CHICAGO — Former Wisconsin regulator Cathy Stepp was named Tuesday as head of the U.S. Environmental Protection Agency’s regional office in Chicago, drawing praise from business groups and criticism from environmental activists fearful she will weaken enforcement of rules protecting the Great Lakes and air quality in the Upper Midwest’s industrial centers.
The assignment came four months after Stepp was named a deputy administrator for another EPA regional office near Kansas City. Previously, she served six years as director of the Wisconsin Department of Natural Resources and was a Republican state senator from 2003-07. As head of EPA’s Region 5, she will oversee operations in Indiana, Illinois, Michigan, Minnesota, Ohio and Wisconsin.
“Cathy Stepp’s experience working as a statewide cabinet official, elected official and small business owner will bring a fresh perspective to EPA as we look to implement President Trump’s agenda,” EPA Administrator Scott Pruitt said.
Henry Henderson, the Natural Resources Defense Council’s Midwest director, said Stepp’s record “fits nicely with the lax mode of enforcement favored by the Trump administration,” adding that environmental groups will be “very, very busy” under her tenure.
A former homebuilder with no scientific background, Stepp was chosen by Gov. Scott Walker to lead the Wisconsin natural resources department, where she oversaw a reorganization that included staffing cuts in its science and research bureau.
The number of enforcement cases fell sharply during her tenure. The department replaced some passages on its website describing humans as partly responsible for climate change, saying instead that scientists were still debating the matter.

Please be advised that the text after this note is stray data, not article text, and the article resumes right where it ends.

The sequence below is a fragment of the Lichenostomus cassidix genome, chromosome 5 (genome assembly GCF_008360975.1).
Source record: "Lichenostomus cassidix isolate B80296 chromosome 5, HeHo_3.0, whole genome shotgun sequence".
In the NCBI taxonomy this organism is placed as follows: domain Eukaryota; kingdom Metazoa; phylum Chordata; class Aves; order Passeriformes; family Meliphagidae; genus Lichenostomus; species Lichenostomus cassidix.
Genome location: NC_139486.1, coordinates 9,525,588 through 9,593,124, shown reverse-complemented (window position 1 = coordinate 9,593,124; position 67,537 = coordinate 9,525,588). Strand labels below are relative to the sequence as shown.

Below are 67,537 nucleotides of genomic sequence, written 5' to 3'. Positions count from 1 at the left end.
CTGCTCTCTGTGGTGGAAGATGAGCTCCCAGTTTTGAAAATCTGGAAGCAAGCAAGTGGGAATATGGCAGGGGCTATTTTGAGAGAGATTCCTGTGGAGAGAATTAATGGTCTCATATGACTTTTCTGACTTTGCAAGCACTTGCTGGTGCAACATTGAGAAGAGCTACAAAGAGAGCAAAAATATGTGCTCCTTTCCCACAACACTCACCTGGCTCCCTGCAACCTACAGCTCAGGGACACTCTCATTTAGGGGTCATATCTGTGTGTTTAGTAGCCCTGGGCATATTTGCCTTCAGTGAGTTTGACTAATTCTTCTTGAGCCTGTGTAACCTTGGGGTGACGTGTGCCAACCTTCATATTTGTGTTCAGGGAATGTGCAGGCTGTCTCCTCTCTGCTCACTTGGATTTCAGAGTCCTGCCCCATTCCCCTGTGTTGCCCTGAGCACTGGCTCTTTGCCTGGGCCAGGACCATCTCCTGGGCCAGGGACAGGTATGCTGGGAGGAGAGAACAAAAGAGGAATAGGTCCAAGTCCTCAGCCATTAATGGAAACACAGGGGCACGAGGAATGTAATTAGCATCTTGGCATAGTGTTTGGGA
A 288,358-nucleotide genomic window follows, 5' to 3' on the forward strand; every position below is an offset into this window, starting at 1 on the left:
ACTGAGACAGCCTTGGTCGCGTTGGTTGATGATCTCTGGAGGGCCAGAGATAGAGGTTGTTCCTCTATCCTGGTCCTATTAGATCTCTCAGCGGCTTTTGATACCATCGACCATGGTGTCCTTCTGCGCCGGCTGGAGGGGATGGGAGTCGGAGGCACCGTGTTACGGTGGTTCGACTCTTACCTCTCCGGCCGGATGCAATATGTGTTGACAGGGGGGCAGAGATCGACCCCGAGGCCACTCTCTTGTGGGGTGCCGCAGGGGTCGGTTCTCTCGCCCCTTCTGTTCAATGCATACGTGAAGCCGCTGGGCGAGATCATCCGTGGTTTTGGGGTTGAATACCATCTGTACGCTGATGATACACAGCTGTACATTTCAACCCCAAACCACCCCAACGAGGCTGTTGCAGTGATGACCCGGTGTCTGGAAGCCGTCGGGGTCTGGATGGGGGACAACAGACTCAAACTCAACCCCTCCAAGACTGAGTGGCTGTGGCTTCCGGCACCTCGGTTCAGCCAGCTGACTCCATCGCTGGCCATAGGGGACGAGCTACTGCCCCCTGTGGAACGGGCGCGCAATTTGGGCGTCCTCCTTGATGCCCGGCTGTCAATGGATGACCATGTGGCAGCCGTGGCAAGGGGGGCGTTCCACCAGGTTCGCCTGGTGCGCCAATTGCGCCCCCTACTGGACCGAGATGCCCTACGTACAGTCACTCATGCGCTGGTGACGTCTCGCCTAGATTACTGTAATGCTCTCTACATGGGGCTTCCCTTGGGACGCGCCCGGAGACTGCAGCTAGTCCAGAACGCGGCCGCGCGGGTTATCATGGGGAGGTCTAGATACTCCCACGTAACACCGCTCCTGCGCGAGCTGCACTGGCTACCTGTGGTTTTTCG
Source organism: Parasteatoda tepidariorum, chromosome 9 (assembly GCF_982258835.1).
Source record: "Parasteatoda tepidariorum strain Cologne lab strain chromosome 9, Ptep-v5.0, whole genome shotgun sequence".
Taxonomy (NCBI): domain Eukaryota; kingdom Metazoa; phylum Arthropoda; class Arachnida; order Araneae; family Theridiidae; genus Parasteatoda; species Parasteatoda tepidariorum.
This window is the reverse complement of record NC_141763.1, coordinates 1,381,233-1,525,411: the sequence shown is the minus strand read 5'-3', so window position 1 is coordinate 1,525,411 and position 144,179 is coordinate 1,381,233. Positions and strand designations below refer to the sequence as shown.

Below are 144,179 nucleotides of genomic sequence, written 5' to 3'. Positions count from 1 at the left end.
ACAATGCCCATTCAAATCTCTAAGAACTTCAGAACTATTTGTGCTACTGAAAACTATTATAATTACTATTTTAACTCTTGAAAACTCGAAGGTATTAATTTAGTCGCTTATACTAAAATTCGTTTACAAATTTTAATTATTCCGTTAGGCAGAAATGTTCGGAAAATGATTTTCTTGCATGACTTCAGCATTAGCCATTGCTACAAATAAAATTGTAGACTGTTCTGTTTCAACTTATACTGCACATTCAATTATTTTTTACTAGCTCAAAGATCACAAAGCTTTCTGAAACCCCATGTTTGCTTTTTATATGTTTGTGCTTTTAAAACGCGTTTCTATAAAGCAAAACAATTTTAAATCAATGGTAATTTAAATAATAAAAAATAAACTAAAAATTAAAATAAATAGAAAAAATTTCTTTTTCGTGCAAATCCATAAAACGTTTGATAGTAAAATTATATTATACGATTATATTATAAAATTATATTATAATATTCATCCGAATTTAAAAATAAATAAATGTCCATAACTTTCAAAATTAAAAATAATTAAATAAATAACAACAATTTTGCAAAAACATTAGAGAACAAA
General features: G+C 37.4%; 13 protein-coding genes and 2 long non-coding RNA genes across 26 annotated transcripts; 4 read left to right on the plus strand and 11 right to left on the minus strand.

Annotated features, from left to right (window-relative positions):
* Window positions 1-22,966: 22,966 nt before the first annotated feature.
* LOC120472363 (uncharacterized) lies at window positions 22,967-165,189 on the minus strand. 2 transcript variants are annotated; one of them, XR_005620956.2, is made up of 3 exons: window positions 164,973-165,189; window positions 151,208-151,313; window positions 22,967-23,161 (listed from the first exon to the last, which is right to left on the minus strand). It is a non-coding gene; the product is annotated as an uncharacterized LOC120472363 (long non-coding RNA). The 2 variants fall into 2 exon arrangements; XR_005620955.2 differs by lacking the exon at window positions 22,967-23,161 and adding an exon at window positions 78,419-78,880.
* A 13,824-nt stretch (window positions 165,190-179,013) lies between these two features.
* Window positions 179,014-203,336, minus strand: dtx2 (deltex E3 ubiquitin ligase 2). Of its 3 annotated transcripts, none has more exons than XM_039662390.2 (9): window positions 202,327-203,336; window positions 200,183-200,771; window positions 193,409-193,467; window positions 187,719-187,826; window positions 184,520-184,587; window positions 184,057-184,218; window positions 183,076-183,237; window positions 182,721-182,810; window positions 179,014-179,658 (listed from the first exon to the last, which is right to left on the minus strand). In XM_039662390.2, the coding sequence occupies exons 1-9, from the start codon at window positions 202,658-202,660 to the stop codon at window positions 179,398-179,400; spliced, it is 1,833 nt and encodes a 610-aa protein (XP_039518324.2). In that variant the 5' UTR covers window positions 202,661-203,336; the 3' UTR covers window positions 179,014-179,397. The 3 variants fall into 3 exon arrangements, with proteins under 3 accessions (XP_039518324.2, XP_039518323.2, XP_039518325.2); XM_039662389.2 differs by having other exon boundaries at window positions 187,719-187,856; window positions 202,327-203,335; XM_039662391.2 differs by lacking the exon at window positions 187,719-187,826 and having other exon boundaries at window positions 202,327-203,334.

When she accepted the earlier EPA posting in August, Stepp told staffers with the Wisconsin department she was leaving behind an agency that ensured businesses were not “delayed by bureaucracy.”
The head of the EPA’s national employee union said Stepp, 54, is unqualified and has a history of favoring business interests over environmental protection.
“I see her cutting back on enforcement and fines and doing things that certain aspects of industry will appreciate,” said John O’Grady, president of AFGE Council 238, which represents about 9,000 EPA staffers.
Howard Learner, executive director the Chicago-based Environmental Law & Policy Center, said the Wisconsin natural resources department under Stepp “turned back the clock on basic safeguards” of water and air.
“Heading up Region 5 means protecting the Great Lakes, the world’s largest freshwater resource that supplies safe, clean drinking water to tens of millions of people,” Learner said. “We hope Ms. Stepp will bring a different perspective … than her track record in Wisconsin would suggest.”
The region includes most of the Great Lakes and manufacturing cities such as Chicago, Detroit and Cleveland, plus rural areas challenged by rapid accumulation of industry-scale farms. The EPA Chicago office criticized Michigan for failing to prevent lead pollution of drinking water in Flint, but some members of Congress said the federal agency also should have done more.
With her Wisconsin roots, Stepp is well-acquainted with the lakes’ pollution problems such as algae blooms, invasive species and harbors coated with toxic chemicals, said Cameron Davis, a former EPA senior adviser who oversaw an ambitious restoration initiative during the Obama administration.
“Her key challenges — and where the public will be watching — are to ensure compliance,” Davis said. “Because of the Midwest’s history, EPA can’t just clean up past problems. It has to work with states to make sure the region’s sustainable businesses aren’t disadvantaged.”
Walker said Stepp was “a strong, trusted reformer,” while Kurt Bauer, president of Wisconsin Manufacturers & Commerce, said she had “routinely balanced the needs of a growing economy with the importance of protecting our natural resources.”
Flesher reported from Traverse City, Michigan.